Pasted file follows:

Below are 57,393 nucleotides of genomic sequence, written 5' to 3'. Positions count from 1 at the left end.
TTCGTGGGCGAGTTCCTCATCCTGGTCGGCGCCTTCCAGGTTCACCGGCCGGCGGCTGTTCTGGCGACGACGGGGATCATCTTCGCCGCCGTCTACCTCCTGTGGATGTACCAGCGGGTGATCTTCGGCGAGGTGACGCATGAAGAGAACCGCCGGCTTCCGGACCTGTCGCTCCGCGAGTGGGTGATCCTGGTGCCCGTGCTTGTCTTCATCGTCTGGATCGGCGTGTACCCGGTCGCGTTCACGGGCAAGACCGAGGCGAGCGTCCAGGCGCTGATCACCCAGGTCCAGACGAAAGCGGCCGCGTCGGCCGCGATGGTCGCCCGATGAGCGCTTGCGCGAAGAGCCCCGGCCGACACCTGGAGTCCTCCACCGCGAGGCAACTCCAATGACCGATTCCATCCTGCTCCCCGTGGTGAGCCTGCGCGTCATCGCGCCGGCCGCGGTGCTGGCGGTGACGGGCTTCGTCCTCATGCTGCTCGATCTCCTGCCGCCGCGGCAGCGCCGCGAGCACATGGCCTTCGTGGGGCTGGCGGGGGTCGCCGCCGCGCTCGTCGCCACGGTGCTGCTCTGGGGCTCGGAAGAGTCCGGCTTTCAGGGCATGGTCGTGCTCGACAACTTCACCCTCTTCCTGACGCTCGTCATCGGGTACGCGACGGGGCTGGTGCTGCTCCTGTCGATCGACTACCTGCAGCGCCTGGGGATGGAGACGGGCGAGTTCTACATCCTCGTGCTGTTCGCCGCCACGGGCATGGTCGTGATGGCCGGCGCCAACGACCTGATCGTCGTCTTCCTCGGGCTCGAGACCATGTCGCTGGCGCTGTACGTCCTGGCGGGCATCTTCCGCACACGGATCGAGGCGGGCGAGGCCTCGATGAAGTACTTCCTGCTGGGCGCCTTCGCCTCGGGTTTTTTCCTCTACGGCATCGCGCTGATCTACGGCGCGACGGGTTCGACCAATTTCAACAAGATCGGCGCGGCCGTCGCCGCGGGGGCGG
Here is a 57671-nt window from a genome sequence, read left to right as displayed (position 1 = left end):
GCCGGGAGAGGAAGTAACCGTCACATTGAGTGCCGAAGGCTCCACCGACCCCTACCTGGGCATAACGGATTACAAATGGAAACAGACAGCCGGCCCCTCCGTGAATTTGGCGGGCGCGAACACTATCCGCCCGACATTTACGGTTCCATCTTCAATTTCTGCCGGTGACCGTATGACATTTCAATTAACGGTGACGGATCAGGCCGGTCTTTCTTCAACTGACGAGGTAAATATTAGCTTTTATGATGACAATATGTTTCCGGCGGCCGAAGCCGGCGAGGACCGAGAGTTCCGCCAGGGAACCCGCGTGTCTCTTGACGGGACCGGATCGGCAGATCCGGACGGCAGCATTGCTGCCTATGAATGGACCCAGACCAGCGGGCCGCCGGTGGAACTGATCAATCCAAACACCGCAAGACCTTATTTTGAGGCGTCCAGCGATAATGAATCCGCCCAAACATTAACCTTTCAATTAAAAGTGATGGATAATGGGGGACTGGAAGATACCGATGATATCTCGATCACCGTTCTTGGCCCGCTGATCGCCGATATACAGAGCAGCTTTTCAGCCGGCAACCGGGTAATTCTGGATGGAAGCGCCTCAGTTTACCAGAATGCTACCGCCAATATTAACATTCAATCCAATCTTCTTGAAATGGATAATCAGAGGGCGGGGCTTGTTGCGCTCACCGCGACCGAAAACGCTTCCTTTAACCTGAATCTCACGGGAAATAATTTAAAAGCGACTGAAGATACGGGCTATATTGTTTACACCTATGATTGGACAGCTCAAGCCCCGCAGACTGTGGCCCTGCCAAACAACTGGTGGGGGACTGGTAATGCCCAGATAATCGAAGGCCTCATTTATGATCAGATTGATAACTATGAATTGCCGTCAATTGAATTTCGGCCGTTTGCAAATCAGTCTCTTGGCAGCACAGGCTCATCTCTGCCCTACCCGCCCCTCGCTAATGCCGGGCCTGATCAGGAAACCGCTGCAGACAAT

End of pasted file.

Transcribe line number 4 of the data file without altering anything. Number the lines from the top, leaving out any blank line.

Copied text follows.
GCCGGGAGAGGAAGTAACCGTCACATTGAGTGCCGAAGGCTCCACCGACCCCTACCTGGGCATAACGGATTACAAATGGAAACAGACAGCCGGCCCCTCCGTGAATTTGGCGGGCGCGAACACTATCCGCCCGACATTTACGGTTCCATCTTCAATTTCTGCCGGTGACCGTATGACATTTCAATTAACGGTGACGGATCAGGCCGGTCTTTCTTCAACTGACGAGGTAAATATTAGCTTTTATGATGACAATATGTTTCCGGCGGCCGAAGCCGGCGAGGACCGAGAGTTCCGCCAGGGAACCCGCGTGTCTCTTGACGGGACCGGATCGGCAGATCCGGACGGCAGCATTGCTGCCTATGAATGGACCCAGACCAGCGGGCCGCCGGTGGAACTGATCAATCCAAACACCGCAAGACCTTATTTTGAGGCGTCCAGCGATAATGAATCCGCCCAAACATTAACCTTTCAATTAAAAGTGATGGATAATGGGGGACTGGAAGATACCGATGATATCTCGATCACCGTTCTTGGCCCGCTGATCGCCGATATACAGAGCAGCTTTTCAGCCGGCAACCGGGTAATTCTGGATGGAAGCGCCTCAGTTTACCAGAATGCTACCGCCAATATTAACATTCAATCCAATCTTCTTGAAATGGATAATCAGAGGGCGGGGCTTGTTGCGCTCACCGCGACCGAAAACGCTTCCTTTAACCTGAATCTCACGGGAAATAATTTAAAAGCGACTGAAGATACGGGCTATATTGTTTACACCTATGATTGGACAGCTCAAGCCCCGCAGACTGTGGCCCTGCCAAACAACTGGTGGGGGACTGGTAATGCCCAGATAATCGAAGGCCTCATTTATGATCAGATTGATAACTATGAATTGCCGTCAATTGAATTTCGGCCGTTTGCAAATCAGTCTCTTGGCAGCACAGGCTCATCTCTGCCCTACCCGCCCCTCGCTAATGCCGGGCCTGATCAGGAAACCGCTGCAGACAAT